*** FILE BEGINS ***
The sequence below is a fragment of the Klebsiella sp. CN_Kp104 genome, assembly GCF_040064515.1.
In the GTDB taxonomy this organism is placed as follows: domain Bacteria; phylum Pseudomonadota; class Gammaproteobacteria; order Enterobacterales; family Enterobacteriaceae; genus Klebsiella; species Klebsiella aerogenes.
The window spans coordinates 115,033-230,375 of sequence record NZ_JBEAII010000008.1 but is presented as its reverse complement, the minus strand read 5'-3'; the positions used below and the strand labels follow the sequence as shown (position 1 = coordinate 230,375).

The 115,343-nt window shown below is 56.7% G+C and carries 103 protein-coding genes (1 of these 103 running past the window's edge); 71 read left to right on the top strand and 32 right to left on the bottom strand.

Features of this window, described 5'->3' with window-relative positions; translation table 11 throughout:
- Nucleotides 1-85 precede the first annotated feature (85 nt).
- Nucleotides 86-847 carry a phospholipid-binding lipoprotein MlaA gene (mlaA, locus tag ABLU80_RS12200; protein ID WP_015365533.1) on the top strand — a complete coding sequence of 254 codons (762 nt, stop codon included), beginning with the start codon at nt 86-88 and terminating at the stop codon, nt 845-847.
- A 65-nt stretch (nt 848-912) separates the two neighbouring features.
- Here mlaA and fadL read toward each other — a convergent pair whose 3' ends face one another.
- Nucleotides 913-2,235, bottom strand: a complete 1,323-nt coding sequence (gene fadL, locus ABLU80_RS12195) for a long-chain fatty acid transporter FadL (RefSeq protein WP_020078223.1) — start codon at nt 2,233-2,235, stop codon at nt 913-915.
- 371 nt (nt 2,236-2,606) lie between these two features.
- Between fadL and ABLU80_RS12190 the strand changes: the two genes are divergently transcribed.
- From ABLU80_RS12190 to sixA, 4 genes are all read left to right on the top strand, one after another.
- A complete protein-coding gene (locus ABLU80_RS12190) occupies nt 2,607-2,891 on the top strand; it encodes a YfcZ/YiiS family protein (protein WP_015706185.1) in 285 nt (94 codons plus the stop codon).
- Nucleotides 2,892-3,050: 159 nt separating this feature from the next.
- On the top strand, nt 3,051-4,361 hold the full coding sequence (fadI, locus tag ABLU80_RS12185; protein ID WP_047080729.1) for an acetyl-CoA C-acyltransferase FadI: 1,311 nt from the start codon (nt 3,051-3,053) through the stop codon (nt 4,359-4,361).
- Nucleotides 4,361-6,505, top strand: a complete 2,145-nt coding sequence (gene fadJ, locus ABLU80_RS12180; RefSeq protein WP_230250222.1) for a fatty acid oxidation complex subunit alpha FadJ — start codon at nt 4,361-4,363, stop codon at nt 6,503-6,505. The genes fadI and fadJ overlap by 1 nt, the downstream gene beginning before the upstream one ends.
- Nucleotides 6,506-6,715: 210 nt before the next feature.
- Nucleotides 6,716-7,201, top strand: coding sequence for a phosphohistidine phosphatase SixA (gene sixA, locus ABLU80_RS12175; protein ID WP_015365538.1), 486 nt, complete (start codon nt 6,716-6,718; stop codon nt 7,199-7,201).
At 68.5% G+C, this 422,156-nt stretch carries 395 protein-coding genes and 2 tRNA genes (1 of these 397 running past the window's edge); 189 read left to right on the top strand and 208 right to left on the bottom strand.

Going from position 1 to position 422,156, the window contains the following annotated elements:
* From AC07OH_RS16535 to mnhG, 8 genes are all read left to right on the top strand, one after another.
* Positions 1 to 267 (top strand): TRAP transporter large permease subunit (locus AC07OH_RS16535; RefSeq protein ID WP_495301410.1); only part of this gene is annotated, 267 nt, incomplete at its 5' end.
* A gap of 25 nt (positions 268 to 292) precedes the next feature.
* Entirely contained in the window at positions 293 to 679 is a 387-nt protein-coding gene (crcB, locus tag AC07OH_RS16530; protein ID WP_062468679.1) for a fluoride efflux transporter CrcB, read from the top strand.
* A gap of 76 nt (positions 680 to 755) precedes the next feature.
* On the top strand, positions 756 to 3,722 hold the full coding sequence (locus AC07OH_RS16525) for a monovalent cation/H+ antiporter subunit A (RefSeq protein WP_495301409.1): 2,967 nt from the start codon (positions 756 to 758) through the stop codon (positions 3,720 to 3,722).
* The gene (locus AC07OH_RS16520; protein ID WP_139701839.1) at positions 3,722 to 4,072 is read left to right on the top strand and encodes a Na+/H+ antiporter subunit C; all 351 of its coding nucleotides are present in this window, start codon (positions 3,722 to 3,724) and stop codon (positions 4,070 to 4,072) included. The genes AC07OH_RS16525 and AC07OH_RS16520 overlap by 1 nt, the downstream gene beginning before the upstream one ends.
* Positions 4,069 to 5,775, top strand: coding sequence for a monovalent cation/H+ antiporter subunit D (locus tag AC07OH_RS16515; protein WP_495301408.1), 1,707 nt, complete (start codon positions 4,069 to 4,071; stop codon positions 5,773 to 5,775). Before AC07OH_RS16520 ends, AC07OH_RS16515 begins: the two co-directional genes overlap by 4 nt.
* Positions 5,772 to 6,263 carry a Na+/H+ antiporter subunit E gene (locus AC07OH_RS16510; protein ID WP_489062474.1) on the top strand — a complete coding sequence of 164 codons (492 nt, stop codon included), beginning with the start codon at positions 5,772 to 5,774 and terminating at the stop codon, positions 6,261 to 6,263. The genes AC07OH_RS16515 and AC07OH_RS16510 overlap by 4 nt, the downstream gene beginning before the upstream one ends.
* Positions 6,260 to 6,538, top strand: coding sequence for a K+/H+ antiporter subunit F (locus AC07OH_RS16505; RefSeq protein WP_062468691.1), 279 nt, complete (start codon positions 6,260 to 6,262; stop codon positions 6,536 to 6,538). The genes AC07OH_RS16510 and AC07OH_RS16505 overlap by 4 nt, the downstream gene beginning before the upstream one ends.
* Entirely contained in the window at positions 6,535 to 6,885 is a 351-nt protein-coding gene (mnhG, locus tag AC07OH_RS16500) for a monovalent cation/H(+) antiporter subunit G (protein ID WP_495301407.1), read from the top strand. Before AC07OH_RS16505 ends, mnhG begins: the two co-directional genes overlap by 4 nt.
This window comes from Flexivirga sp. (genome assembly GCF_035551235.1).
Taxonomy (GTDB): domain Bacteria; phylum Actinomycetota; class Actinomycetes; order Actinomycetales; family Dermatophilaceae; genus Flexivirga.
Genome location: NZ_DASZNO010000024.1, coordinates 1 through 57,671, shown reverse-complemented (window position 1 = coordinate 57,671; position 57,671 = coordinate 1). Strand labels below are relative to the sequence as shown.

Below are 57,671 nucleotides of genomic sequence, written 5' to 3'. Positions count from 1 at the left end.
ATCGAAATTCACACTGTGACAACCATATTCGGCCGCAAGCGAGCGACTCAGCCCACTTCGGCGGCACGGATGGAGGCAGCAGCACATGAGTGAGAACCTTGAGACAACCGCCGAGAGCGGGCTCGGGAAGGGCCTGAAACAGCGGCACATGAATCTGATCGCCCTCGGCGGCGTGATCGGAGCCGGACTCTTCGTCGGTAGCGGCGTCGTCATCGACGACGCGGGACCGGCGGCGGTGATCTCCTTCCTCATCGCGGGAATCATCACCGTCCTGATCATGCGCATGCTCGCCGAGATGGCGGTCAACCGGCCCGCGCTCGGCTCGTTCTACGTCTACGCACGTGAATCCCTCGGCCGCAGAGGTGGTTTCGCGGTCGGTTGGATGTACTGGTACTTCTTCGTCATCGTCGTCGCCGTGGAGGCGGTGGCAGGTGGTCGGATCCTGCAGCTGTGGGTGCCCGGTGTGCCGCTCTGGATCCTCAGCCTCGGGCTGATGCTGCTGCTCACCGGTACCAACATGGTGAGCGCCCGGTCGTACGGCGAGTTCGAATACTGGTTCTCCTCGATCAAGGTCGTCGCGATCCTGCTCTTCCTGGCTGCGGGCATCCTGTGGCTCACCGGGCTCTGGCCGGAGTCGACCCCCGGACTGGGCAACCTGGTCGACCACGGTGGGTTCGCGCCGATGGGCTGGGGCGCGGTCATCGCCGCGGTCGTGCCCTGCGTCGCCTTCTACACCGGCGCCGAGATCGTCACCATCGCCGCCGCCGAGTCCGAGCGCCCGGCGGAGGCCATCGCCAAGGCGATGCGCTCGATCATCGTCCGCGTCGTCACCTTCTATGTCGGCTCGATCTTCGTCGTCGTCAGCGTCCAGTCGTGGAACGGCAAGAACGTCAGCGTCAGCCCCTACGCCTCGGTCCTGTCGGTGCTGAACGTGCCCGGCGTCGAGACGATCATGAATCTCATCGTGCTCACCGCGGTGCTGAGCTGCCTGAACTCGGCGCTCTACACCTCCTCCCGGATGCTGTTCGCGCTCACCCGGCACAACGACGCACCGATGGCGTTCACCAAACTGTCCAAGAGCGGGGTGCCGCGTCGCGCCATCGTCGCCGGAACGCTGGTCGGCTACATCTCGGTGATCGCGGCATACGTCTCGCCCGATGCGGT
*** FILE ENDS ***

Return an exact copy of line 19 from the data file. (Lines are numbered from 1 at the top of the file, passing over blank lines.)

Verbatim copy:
- Nucleotides 6,716-7,201, top strand: coding sequence for a phosphohistidine phosphatase SixA (gene sixA, locus ABLU80_RS12175; protein ID WP_015365538.1), 486 nt, complete (start codon nt 6,716-6,718; stop codon nt 7,199-7,201).